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The Difference Between Revenue and Business Value

with John Warrillow

Starting with the end in mind, entrepreneurs and business people aim to create profitable companies and services while continuing to grow. That means even after they reach their goals of success, they’ve got a plan to keep their business sustainable. This can mean selling the company, passing the job on, or simply evolving. 


John Warrillow, the creator of the Value Builder System and best-selling author, joins us on this episode of Making Bank to discuss the importance of making sure that you have a valuable business. Value doesn’t just depend on your brand, your numbers, or how big of a company you have. There are layers to a business that make them successful in the long run, including making sure that they are sellable and have recurring revenue. 



Determining Company Worth 


John first got into entrepreneurship not exactly by partaking in it, but rather he was interviewing entrepreneurs for a radio show in Canada. During this time, he was interviewing professionals about their businesses. Eventually, he started his couple of businesses and helping other companies out with his connection through the radio show. 


While he was first working in business, he built up a company that referenced researching and marketing tactics that allowed clients to market towards newer audiences. Big-name companies, like Microsoft, Wells Fargo, etc., were on the client list. Because he had brands that everyone knew, John assumed that the value of his company was worth a lot of money. When he met with someone to talk about the actual worth and how much his company would sell for, John was surprised. 


John learned that his company was essentially worthless. “I was just devastated, because I walked into that room, that meeting, thinking I had this goldmine and what he told was, you know, I had nothing. There was nothing to sell.” John realized that to create a successful business, you have to hire other people, start selling, and creating recurring revenue. Looking at his business, he realized that he didn’t have anything sustainable for people to buy; he had a service that relied heavily on the work that he did himself.   


Working with his advisors, John attempted to bring value to his company so that it could be sold in the future. One of the best pieces of advice he was given while trying to make his business profitable was to never forget what an acquirer’s buying. They aren’t buying a brand, they’re not buying a location, they’re not buying a name, and they’re not buying a client list. They are buying the rights to your future stream of profit.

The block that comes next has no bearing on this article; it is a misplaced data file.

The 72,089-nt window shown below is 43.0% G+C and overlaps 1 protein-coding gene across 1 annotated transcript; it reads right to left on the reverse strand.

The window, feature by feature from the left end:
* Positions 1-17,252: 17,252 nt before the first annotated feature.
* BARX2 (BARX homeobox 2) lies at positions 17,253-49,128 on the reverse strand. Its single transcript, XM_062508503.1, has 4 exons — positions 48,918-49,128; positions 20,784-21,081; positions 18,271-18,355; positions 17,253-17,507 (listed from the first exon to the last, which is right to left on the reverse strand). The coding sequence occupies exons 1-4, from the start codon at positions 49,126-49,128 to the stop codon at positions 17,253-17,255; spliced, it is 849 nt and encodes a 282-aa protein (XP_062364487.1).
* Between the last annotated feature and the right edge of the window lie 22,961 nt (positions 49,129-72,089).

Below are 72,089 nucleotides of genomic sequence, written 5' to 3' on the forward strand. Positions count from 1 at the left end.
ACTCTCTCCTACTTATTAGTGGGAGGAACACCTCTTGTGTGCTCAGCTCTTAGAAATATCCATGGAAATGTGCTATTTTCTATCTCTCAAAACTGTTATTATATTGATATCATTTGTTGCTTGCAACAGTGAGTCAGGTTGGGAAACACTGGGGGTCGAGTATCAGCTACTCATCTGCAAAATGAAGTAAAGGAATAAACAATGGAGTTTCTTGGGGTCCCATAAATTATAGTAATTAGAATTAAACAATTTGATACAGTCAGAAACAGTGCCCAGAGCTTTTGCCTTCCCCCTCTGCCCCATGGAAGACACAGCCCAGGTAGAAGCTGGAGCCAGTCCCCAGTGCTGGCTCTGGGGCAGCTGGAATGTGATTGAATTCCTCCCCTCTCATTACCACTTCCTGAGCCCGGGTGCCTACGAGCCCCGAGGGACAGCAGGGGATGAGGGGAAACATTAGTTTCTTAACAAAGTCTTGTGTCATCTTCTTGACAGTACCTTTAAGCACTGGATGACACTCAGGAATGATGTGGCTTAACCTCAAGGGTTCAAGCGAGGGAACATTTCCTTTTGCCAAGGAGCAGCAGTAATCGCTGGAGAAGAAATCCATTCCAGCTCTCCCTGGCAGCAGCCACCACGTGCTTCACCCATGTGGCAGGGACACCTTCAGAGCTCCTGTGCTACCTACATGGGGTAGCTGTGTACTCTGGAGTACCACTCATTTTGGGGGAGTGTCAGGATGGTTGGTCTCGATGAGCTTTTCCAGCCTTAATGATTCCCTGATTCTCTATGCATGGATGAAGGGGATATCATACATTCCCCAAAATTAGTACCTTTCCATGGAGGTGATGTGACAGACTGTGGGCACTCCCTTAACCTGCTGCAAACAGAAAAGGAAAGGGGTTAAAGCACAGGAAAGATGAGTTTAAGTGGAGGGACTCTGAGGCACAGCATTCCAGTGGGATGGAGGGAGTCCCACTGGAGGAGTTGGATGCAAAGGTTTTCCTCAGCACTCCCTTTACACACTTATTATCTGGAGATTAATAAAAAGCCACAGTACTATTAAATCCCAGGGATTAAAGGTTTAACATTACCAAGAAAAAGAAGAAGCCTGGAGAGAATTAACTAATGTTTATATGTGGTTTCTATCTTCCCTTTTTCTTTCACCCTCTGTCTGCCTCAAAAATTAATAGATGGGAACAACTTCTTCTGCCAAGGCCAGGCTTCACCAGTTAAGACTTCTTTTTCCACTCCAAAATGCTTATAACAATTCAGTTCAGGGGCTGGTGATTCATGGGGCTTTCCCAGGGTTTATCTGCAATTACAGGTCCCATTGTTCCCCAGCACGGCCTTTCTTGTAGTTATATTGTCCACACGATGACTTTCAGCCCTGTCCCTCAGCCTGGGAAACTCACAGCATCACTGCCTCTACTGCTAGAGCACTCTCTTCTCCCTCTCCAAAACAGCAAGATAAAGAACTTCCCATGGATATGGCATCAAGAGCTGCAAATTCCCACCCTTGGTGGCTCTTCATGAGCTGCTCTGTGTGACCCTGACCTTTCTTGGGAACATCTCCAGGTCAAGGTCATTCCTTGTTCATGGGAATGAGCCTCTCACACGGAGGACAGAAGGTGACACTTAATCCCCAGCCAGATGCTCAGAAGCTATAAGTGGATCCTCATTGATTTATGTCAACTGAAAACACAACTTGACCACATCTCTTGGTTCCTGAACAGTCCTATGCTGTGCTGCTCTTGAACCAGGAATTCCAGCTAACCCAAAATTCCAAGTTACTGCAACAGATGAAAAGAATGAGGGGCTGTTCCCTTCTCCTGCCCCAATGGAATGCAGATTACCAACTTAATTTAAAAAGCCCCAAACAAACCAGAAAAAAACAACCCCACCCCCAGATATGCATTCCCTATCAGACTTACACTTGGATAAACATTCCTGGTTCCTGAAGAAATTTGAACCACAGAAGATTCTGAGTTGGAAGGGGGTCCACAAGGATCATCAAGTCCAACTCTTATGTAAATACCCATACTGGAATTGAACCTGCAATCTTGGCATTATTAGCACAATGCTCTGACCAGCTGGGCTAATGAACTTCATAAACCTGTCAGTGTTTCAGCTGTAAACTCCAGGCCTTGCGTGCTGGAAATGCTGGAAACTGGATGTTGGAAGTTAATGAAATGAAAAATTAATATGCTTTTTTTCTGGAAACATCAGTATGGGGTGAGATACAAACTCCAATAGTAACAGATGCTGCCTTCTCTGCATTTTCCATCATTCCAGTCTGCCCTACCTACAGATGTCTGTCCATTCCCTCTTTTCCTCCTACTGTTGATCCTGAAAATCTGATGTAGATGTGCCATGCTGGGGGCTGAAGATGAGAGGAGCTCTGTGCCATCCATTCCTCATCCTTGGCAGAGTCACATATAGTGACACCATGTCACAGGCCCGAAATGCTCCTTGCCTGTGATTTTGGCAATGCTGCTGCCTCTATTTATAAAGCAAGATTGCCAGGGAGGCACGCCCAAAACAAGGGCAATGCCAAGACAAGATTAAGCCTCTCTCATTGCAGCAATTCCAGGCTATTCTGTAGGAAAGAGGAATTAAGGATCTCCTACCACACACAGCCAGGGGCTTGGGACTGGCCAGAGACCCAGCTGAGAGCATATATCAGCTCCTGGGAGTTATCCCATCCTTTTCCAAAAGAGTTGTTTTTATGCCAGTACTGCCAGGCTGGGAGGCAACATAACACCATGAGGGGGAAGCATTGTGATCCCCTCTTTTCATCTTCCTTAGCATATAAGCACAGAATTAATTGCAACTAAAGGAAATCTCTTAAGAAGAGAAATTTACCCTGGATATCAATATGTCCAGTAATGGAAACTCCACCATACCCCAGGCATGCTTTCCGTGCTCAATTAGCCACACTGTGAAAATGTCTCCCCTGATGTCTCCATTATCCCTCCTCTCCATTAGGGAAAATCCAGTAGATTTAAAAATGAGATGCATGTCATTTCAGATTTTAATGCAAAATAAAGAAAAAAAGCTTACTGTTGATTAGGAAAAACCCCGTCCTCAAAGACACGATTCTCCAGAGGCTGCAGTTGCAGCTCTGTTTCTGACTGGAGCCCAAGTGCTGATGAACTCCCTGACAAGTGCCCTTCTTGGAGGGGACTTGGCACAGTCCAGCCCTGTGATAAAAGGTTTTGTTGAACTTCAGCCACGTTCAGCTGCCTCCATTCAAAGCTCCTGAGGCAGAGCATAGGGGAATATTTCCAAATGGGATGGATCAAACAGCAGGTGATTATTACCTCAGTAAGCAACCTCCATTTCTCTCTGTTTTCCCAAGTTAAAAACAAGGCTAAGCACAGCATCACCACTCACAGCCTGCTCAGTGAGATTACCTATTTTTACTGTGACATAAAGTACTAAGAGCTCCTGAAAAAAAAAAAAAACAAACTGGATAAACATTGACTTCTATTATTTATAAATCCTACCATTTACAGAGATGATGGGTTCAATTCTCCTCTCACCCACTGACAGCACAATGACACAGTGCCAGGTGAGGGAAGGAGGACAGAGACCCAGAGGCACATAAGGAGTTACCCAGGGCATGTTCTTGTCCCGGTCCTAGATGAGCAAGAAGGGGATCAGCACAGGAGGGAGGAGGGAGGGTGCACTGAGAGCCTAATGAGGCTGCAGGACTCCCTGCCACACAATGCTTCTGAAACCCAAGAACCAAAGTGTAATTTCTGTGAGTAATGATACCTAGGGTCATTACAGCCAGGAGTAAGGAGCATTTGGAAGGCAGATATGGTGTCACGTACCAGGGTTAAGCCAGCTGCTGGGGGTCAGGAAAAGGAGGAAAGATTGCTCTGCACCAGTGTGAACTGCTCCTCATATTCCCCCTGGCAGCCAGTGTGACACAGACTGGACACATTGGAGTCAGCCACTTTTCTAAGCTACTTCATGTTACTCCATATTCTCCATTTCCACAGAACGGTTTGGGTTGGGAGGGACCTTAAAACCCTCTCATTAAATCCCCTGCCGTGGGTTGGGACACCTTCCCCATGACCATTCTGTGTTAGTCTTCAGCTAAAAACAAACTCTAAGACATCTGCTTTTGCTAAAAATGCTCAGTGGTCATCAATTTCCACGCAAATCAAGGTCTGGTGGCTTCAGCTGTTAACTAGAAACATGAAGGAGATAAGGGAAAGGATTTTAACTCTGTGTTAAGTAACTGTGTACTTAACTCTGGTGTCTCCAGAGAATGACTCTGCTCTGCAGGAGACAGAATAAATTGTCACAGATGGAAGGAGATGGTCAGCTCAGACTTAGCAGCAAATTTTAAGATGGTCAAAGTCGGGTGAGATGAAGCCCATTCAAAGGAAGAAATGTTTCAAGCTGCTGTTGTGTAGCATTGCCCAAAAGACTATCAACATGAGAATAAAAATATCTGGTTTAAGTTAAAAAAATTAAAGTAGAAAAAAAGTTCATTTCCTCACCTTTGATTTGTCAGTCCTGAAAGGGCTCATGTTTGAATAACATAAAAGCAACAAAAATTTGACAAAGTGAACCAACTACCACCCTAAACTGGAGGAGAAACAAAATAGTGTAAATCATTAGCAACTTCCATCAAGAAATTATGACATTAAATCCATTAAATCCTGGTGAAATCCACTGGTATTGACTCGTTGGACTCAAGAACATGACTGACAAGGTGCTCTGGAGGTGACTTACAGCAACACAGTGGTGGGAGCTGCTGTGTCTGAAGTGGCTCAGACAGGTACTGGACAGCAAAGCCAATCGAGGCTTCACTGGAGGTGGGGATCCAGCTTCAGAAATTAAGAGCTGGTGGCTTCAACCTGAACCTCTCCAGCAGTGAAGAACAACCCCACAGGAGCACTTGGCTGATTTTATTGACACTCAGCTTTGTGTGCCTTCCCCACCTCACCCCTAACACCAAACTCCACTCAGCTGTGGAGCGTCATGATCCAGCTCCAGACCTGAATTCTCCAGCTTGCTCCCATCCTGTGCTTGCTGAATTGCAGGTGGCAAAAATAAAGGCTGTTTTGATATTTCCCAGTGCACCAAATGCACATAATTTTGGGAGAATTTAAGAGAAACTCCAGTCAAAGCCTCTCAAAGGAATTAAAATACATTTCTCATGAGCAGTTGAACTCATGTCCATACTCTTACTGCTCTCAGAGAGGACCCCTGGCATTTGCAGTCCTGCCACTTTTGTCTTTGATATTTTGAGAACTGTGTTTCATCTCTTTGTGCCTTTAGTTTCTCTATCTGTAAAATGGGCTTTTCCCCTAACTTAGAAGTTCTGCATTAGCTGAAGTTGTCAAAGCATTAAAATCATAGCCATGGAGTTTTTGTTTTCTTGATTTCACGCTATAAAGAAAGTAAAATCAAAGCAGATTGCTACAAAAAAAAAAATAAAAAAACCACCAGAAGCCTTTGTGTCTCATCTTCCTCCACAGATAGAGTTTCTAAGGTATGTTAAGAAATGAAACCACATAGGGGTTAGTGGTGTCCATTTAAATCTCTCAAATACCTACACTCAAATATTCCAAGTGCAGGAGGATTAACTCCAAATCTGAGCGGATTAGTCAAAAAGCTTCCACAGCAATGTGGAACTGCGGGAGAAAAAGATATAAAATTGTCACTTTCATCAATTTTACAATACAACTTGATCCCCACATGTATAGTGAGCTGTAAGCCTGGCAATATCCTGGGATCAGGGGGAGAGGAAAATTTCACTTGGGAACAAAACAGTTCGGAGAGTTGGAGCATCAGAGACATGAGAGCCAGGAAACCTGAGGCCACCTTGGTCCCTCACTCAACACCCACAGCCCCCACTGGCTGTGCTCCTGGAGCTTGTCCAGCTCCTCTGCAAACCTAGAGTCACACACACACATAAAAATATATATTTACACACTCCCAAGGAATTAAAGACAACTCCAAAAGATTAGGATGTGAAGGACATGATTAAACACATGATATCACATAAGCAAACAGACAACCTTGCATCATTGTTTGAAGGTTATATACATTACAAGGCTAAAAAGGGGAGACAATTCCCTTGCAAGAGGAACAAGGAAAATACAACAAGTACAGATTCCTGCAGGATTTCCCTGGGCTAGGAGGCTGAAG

“So, for [the acquirers], if your business needs you when you leave there, clearly there’s not a future stream of profits and therefore no value,” John says, reflecting on how he learned that guaranteeing future profits and recurring revenue is the best way to build company value. He learned quickly that successful businesses run on a structure that allows them to be self-sufficient without the person who is running the business being hands-on in everything. 




The Value Of Revenue 


So…how can you determine the value of your business? John says there is a disservice when referring to revenue as vanity – as how much money they make. People boast about their salary, or how much they get paid, or how much they sell in a year. Sometimes, it might even be the number of employees. Either way, those things are great. But focusing on them can be detrimental. 


“I think the challenge when talking about top-line revenue is that it often undermines the value of a company,” John says that sometimes, 2 million dollar companies are worth more than the 15 million dollar business when it comes to recurring revenue and ensuring that they are a sustainable business with a future. 


Growth rates are a huge component of how much your business is going to be worth. Is the current way that you’re making a profit going to be sustainable in the future? Future profit is going to factor into how much your company is worth at the moment. This means that the estimates you expect to make need to be accurate and precise, and you need to have a strategy to follow through with your goals. 


Another driving factor towards business value is how well you’ve pulled yourself out of the operations of your company. “Acquirers are going to pay more for a business where the owner is not doing much,” John says that people look for businesses that aren’t dependent on the main guy running it. Businesses need to be self-sufficient and have a sort of process implemented before being sold so that the transition from management, or people, runs as smooth as possible.